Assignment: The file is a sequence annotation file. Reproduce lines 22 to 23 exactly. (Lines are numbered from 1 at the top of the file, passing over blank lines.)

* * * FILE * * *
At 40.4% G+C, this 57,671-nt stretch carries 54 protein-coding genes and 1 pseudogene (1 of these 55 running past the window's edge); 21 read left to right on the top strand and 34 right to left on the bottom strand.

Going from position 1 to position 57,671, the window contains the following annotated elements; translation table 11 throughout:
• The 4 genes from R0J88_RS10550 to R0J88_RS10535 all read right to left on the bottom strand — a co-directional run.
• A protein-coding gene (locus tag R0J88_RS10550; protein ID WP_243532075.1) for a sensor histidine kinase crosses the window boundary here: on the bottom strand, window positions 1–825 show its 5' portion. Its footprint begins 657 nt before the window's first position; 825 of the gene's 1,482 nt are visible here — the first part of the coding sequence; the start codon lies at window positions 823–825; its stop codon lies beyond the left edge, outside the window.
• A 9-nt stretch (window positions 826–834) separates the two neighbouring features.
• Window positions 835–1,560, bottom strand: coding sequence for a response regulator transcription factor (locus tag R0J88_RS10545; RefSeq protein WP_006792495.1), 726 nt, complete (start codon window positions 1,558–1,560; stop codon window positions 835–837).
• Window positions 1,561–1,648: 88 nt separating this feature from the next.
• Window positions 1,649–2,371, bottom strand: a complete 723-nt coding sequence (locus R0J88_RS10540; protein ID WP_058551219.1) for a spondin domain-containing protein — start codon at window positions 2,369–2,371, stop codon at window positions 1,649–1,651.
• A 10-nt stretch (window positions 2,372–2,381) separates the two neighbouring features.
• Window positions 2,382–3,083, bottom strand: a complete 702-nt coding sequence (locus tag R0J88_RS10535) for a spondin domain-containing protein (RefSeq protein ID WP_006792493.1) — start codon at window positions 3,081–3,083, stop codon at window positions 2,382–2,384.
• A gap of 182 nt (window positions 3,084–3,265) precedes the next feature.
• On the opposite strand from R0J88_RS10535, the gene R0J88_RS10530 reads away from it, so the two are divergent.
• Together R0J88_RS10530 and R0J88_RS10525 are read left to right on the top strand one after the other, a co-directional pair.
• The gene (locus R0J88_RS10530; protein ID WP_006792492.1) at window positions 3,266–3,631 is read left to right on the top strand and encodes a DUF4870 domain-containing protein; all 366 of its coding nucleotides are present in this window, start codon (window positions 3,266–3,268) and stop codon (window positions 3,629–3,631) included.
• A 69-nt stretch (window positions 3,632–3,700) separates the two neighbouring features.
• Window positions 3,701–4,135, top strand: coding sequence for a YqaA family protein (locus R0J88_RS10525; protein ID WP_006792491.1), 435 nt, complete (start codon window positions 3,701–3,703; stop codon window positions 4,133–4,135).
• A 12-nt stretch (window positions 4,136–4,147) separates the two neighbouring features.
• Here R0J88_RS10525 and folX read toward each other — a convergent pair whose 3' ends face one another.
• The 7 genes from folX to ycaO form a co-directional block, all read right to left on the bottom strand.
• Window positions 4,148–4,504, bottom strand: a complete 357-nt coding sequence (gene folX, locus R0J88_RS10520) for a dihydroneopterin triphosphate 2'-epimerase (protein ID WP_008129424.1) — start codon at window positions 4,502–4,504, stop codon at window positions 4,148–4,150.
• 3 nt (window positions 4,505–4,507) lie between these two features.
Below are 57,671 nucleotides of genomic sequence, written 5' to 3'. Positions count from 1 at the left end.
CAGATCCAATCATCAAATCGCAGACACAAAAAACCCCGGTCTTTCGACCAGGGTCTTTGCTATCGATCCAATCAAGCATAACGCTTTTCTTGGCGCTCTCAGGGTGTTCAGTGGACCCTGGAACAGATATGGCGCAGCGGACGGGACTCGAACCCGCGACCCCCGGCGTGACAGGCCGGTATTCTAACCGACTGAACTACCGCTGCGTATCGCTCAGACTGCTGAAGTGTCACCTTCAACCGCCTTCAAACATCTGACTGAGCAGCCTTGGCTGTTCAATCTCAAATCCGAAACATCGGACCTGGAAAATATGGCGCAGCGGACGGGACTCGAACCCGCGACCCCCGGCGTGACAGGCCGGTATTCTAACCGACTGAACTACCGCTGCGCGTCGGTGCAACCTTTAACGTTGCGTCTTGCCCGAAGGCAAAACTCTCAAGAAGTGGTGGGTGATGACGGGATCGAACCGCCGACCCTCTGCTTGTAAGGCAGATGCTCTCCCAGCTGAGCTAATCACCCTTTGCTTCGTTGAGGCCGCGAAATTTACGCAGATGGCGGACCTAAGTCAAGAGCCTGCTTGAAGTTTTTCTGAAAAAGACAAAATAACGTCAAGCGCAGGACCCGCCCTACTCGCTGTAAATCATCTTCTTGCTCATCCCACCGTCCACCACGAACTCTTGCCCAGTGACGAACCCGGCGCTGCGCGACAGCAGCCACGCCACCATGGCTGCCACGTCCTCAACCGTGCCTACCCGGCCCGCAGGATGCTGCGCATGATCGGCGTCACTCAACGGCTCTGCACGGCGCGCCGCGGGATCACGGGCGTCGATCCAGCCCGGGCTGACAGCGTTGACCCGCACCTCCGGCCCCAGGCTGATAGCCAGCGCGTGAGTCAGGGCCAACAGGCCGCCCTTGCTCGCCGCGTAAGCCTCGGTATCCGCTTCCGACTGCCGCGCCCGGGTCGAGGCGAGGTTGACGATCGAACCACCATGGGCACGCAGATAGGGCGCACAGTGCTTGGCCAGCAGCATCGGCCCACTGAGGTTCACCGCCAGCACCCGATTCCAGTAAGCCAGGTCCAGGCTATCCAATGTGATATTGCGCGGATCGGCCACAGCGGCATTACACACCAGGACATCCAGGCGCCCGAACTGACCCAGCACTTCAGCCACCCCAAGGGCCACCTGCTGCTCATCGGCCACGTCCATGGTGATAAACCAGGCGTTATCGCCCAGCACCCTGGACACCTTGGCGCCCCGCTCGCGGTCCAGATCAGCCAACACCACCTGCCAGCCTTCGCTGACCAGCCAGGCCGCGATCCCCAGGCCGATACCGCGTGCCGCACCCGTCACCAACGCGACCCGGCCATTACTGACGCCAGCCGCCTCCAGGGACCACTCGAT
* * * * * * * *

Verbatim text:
Below are 57,671 nucleotides of genomic sequence, written 5' to 3'. Positions count from 1 at the left end.
CAGATCCAATCATCAAATCGCAGACACAAAAAACCCCGGTCTTTCGACCAGGGTCTTTGCTATCGATCCAATCAAGCATAACGCTTTTCTTGGCGCTCTCAGGGTGTTCAGTGGACCCTGGAACAGATATGGCGCAGCGGACGGGACTCGAACCCGCGACCCCCGGCGTGACAGGCCGGTATTCTAACCGACTGAACTACCGCTGCGTATCGCTCAGACTGCTGAAGTGTCACCTTCAACCGCCTTCAAACATCTGACTGAGCAGCCTTGGCTGTTCAATCTCAAATCCGAAACATCGGACCTGGAAAATATGGCGCAGCGGACGGGACTCGAACCCGCGACCCCCGGCGTGACAGGCCGGTATTCTAACCGACTGAACTACCGCTGCGCGTCGGTGCAACCTTTAACGTTGCGTCTTGCCCGAAGGCAAAACTCTCAAGAAGTGGTGGGTGATGACGGGATCGAACCGCCGACCCTCTGCTTGTAAGGCAGATGCTCTCCCAGCTGAGCTAATCACCCTTTGCTTCGTTGAGGCCGCGAAATTTACGCAGATGGCGGACCTAAGTCAAGAGCCTGCTTGAAGTTTTTCTGAAAAAGACAAAATAACGTCAAGCGCAGGACCCGCCCTACTCGCTGTAAATCATCTTCTTGCTCATCCCACCGTCCACCACGAACTCTTGCCCAGTGACGAACCCGGCGCTGCGCGACAGCAGCCACGCCACCATGGCTGCCACGTCCTCAACCGTGCCTACCCGGCCCGCAGGATGCTGCGCATGATCGGCGTCACTCAACGGCTCTGCACGGCGCGCCGCGGGATCACGGGCGTCGATCCAGCCCGGGCTGACAGCGTTGACCCGCACCTCCGGCCCCAGGCTGATAGCCAGCGCGTGAGTCAGGGCCAACAGGCCGCCCTTGCTCGCCGCGTAAGCCTCGGTATCCGCTTCCGACTGCCGCGCCCGGGTCGAGGCGAGGTTGACGATCGAACCACCATGGGCACGCAGATAGGGCGCACAGTGCTTGGCCAGCAGCATCGGCCCACTGAGGTTCACCGCCAGCACCCGATTCCAGTAAGCCAGGTCCAGGCTATCCAATGTGATATTGCGCGGATCGGCCACAGCGGCATTACACACCAGGACATCCAGGCGCCCGAACTGACCCAGCACTTCAGCCACCCCAAGGGCCACCTGCTGCTCATCGGCCACGTCCATGGTGATAAACCAGGCGTTATCGCCCAGCACCCTGGACACCTTGGCGCCCCGCTCGCGGTCCAGATCAGCCAACACCACCTGCCAGCCTTCGCTGACCAGCCAGGCCGCGATCCCCAGGCCGATACCGCGTGCCGCACCCGTCACCAACGCGACCCGGCCATTACTGACGCCAGCCGCCTCCAGGGACCACTCGAT